However, after conducting simple Google searches, she found pieces that were much more affordable, including artwork, mirrors and furniture.

It was through looking at photos online of other dental practices that she was inspired and decided to get dark wooden floors.

“The rest sort of fell into place,” she said. “I met with neighbors and friends to give me some input on what they thought. And I considered what they said in my decisions.”

Operatory (Before)

Operatory (Before)

Operatory (After)

Operatory (After)

Oversee the operation

Once you’ve hired the right people, don’t disappear.

Dr. Toth said she made sure she was available to coordinate schedules. For example, Copper Rock Construction couldn’t paint until Dental Equipment finished installing a certain equipment or cabinet.

“I would come over and make sure everything was going as planned,” she said.

In addition, her front desk staff worked during remodeling week to answer phone calls from patients.

“If anything needed my attention,” she said. “I instructed them to call me.”

For more information or tips on remodeling your practice, visit the ADA Center for Professional Success website here.

Know any students who qualify? ADA Foundation Volpe Research Center seeks young investigators for Summer Scholars Fellowship Program

Gaithersburg, Md. — The ADA Foundation Dr. Anthony Volpe Research Center is seeking young investigators for its 2015 Summer Scholars Fellowship Program.

ADA FoundationThe application deadline is Feb. 13.

Since its inception in 1940, the Summer Scholars program has been a way for students to apply classroom and lab experience to real world scenarios. The program has given talented students, both undergraduates and dental school students, the chance to participate in basic research at the VRC as well as gain hands-on experience in the clinical theater. Students work side-by-side with mentors while becoming part of the research process.

The ADA Foundation operates the Dr. Anthony Volpe Research Center laboratory facility on the grounds of the National Institute of Standards and Technology, a federal government research campus. Its origins date back to 1928. The ADA initially operated the laboratory facility, formerly known as the Paffenbarger Research Center, and later jointly operated it with the ADA Foundation. The lab conducts unique research in cutting-edge fields of biomaterial and tissue engineering technologies.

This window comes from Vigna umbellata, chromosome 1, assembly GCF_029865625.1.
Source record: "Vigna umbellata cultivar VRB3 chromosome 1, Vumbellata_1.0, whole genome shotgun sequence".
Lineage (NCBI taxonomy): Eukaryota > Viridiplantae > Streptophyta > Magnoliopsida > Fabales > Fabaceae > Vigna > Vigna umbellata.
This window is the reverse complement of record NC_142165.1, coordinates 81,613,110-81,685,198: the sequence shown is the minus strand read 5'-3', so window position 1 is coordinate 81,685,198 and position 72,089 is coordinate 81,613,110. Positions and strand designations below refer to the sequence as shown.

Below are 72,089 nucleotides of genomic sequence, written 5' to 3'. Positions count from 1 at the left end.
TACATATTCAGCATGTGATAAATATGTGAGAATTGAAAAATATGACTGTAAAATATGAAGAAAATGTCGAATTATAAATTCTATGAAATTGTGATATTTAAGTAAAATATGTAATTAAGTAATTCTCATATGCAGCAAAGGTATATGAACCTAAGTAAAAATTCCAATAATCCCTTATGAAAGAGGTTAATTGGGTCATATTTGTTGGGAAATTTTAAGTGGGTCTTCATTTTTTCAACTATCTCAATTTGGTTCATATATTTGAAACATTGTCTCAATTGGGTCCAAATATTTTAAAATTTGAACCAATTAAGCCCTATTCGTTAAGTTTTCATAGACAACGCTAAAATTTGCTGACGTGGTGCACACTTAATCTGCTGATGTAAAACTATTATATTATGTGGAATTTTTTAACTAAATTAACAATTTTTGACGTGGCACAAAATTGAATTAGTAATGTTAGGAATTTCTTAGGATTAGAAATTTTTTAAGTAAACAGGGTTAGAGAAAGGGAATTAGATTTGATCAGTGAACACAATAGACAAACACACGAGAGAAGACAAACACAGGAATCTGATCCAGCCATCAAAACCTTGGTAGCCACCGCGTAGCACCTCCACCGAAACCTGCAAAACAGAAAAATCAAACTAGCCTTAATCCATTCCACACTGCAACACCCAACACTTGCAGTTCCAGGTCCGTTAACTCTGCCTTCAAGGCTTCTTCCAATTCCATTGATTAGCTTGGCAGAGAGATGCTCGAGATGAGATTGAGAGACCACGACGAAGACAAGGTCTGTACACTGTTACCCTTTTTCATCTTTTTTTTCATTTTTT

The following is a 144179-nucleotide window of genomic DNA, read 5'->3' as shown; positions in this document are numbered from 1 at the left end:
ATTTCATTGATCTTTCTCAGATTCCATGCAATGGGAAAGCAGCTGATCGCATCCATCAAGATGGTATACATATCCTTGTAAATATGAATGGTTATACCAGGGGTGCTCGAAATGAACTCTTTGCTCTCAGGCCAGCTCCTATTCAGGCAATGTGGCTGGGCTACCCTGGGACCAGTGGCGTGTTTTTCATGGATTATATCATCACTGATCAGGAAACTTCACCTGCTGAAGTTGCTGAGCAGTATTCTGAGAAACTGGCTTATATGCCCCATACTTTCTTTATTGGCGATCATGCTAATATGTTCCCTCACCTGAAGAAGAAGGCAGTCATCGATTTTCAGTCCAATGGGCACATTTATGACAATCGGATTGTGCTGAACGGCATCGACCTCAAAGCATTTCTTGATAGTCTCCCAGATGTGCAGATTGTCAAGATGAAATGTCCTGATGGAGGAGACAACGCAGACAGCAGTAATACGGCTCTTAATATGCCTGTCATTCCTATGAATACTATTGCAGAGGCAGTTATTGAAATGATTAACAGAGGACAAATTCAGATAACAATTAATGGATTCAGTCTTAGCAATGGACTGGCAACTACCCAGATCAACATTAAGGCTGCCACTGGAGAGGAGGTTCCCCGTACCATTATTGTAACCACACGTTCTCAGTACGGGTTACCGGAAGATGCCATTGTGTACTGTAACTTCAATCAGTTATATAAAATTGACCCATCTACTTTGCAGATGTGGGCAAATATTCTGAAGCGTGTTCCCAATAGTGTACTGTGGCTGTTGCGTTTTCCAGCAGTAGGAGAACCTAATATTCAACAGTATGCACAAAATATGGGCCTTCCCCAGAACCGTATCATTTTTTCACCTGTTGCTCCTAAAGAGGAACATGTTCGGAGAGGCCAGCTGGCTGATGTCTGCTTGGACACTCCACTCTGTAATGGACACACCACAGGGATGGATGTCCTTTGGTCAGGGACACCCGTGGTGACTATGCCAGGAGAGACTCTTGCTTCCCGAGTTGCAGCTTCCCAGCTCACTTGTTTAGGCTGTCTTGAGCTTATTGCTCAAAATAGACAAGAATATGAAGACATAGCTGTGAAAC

For more information, contact program coordinator Gretchen Duppins at gretchen.duppins@nist.gov. Visit adafoundation.org to learn more about the VRC.

APHA seeks 2015 abstracts on oral health issues

The American Public Health Association is accepting abstracts on oral health for the APHA 143rd Annual Meeting Oct. 11-Nov. 4 in Chicago.

The deadline for oral health abstract submissions is Feb. 11.

Participants may submit abstracts on the conference theme, Health in All Policies, or on issues pertinent to oral health.

Oral health abstracts may be in one of two formats:

  • Oral sessions — formal presentations to larger groups, including Q&A sessions with the audience.
  • Poster sessions — visual representation of research and findings where presenters can interact one-on-one with attendees.

APHA membership is not required to submit an abstract, but if an abstract is accepted for presentation, the presenting author must become an APHA individual member and must register for the annual meeting by the pre-registration deadline.

For more information on the conference and abstract submission guidelines, visit apha.org.

Are you practicing in public health?

Federal grant helps dental school grads provide care for underserved in Alabama

A federal grant is helping recent dental school graduates pay down their loans in exchange for treating Medicaid patients in some of the most underserved parts of Alabama, according to Action for Dental Health.

Action for Dental HealthThe program is a collaborative effort between the Alabama Dental Association and the University of Alabama School of Dentistry, which received the three-year federal grant from the Health Resources and Services Administration (HRSA) in 2013, according to Dr. Allen Conan Davis, who serves as a principal in managing the grant and is the assistant dean for community collaborations and public health at the dental school.

“The school of dentistry and the association have had a great relationship, because we’ve had a mutual interest in addressing access to care issues,” said Dr. Davis. “I think that relationship helped us secure the HRSA grant.”